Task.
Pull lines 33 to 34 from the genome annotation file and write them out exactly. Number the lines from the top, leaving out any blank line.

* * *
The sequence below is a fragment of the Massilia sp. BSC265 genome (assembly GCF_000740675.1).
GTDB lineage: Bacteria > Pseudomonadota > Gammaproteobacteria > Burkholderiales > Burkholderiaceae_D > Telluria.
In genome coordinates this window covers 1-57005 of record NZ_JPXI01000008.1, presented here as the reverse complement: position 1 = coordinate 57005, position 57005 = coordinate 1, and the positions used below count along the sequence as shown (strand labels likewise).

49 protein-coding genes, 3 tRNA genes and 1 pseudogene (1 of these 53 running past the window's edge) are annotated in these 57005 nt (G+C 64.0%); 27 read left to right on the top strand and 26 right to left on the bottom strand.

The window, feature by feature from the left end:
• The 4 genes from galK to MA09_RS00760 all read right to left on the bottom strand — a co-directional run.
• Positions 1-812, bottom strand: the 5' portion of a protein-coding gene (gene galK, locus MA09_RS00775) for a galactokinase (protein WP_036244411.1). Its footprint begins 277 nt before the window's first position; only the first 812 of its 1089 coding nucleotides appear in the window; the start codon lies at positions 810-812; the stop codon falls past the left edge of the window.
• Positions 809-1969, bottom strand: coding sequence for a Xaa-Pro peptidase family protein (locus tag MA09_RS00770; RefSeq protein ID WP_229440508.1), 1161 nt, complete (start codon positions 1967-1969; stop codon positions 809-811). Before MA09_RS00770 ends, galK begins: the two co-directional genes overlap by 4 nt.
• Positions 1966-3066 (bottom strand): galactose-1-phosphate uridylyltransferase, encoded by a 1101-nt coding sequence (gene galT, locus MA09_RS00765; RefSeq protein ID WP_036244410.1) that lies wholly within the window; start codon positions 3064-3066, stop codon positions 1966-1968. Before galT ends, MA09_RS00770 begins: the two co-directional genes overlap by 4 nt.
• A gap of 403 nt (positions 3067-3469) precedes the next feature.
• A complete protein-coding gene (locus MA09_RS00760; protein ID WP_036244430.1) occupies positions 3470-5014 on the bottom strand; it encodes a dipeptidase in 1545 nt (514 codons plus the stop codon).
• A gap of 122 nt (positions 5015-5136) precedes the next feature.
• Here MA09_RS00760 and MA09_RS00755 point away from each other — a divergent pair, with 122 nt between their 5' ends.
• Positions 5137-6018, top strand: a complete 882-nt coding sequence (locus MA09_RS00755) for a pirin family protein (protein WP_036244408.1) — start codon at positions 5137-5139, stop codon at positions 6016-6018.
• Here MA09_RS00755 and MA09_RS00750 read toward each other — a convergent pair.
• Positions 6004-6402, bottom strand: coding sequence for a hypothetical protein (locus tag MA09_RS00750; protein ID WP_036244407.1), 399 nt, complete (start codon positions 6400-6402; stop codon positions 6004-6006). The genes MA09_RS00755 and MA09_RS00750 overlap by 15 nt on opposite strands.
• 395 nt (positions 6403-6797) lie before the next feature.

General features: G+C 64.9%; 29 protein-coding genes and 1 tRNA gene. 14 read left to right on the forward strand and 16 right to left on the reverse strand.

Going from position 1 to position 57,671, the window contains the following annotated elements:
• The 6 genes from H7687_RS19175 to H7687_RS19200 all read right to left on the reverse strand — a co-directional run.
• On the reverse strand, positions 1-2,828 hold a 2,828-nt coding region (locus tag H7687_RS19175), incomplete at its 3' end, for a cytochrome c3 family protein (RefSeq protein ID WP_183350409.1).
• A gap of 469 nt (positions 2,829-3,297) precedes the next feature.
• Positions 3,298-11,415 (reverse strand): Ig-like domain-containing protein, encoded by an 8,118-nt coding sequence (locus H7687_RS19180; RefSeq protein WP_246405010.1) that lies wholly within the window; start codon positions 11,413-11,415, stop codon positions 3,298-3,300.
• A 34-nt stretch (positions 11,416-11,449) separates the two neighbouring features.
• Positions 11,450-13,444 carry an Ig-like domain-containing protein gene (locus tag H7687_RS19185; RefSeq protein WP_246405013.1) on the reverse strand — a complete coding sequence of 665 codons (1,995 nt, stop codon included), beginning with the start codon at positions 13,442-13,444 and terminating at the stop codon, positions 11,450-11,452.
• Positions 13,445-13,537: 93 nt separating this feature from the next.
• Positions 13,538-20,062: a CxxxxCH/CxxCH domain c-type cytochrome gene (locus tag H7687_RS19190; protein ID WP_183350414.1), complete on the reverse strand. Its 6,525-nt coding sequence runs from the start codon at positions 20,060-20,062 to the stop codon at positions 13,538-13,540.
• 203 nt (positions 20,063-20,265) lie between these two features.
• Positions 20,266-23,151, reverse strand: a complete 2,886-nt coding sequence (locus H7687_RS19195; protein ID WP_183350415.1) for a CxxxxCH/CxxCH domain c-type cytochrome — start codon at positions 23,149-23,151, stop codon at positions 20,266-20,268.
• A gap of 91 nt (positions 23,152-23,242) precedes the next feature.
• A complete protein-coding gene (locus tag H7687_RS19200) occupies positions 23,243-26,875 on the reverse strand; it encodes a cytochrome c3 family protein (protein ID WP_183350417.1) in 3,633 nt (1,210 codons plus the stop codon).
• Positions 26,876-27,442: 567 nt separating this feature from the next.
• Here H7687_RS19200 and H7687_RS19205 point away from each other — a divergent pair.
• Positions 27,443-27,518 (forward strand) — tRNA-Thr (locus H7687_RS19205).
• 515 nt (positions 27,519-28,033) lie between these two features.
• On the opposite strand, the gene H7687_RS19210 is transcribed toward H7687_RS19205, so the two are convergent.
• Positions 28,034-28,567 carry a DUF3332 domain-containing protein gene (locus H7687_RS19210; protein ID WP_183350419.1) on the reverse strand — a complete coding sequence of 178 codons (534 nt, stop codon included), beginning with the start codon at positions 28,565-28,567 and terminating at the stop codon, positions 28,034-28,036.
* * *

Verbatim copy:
• Here H7687_RS19200 and H7687_RS19205 point away from each other — a divergent pair.
• Positions 27,443-27,518 (forward strand) — tRNA-Thr (locus H7687_RS19205).